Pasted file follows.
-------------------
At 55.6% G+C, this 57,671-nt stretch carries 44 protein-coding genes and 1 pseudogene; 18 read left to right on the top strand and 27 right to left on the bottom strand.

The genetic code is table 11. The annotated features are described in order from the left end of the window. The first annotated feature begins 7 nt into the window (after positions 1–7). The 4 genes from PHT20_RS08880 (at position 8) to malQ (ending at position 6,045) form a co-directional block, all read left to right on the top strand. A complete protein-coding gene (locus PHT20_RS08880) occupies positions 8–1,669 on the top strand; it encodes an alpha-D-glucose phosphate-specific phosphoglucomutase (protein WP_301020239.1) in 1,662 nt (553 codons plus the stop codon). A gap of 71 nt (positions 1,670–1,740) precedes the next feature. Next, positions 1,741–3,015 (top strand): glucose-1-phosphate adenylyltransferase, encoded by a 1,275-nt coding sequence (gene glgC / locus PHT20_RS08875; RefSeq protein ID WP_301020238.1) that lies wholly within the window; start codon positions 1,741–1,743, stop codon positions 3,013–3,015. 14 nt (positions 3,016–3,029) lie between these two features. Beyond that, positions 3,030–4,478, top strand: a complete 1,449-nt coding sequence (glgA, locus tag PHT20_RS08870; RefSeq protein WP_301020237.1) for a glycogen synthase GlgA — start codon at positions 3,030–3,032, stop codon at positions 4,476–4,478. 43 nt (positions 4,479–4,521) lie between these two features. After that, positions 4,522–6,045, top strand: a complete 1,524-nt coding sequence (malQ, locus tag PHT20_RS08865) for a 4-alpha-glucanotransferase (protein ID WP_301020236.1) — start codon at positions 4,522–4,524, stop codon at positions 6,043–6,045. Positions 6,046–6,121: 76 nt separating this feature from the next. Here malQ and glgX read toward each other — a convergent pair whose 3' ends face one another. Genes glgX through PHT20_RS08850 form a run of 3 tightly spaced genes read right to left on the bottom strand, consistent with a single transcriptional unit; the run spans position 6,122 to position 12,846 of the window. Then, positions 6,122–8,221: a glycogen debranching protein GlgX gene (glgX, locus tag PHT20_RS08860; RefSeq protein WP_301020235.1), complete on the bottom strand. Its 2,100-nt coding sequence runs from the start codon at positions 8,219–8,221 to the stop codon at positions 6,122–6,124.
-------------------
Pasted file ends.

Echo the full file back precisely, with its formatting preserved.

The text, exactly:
At 55.6% G+C, this 57,671-nt stretch carries 44 protein-coding genes and 1 pseudogene; 18 read left to right on the top strand and 27 right to left on the bottom strand.

The genetic code is table 11. The annotated features are described in order from the left end of the window. The first annotated feature begins 7 nt into the window (after positions 1–7). The 4 genes from PHT20_RS08880 (at position 8) to malQ (ending at position 6,045) form a co-directional block, all read left to right on the top strand. A complete protein-coding gene (locus PHT20_RS08880) occupies positions 8–1,669 on the top strand; it encodes an alpha-D-glucose phosphate-specific phosphoglucomutase (protein WP_301020239.1) in 1,662 nt (553 codons plus the stop codon). A gap of 71 nt (positions 1,670–1,740) precedes the next feature. Next, positions 1,741–3,015 (top strand): glucose-1-phosphate adenylyltransferase, encoded by a 1,275-nt coding sequence (gene glgC / locus PHT20_RS08875; RefSeq protein ID WP_301020238.1) that lies wholly within the window; start codon positions 1,741–1,743, stop codon positions 3,013–3,015. 14 nt (positions 3,016–3,029) lie between these two features. Beyond that, positions 3,030–4,478, top strand: a complete 1,449-nt coding sequence (glgA, locus tag PHT20_RS08870; RefSeq protein WP_301020237.1) for a glycogen synthase GlgA — start codon at positions 3,030–3,032, stop codon at positions 4,476–4,478. 43 nt (positions 4,479–4,521) lie between these two features. After that, positions 4,522–6,045, top strand: a complete 1,524-nt coding sequence (malQ, locus tag PHT20_RS08865) for a 4-alpha-glucanotransferase (protein ID WP_301020236.1) — start codon at positions 4,522–4,524, stop codon at positions 6,043–6,045. Positions 6,046–6,121: 76 nt separating this feature from the next. Here malQ and glgX read toward each other — a convergent pair whose 3' ends face one another. Genes glgX through PHT20_RS08850 form a run of 3 tightly spaced genes read right to left on the bottom strand, consistent with a single transcriptional unit; the run spans position 6,122 to position 12,846 of the window. Then, positions 6,122–8,221: a glycogen debranching protein GlgX gene (glgX, locus tag PHT20_RS08860; RefSeq protein WP_301020235.1), complete on the bottom strand. Its 2,100-nt coding sequence runs from the start codon at positions 8,219–8,221 to the stop codon at positions 6,122–6,124.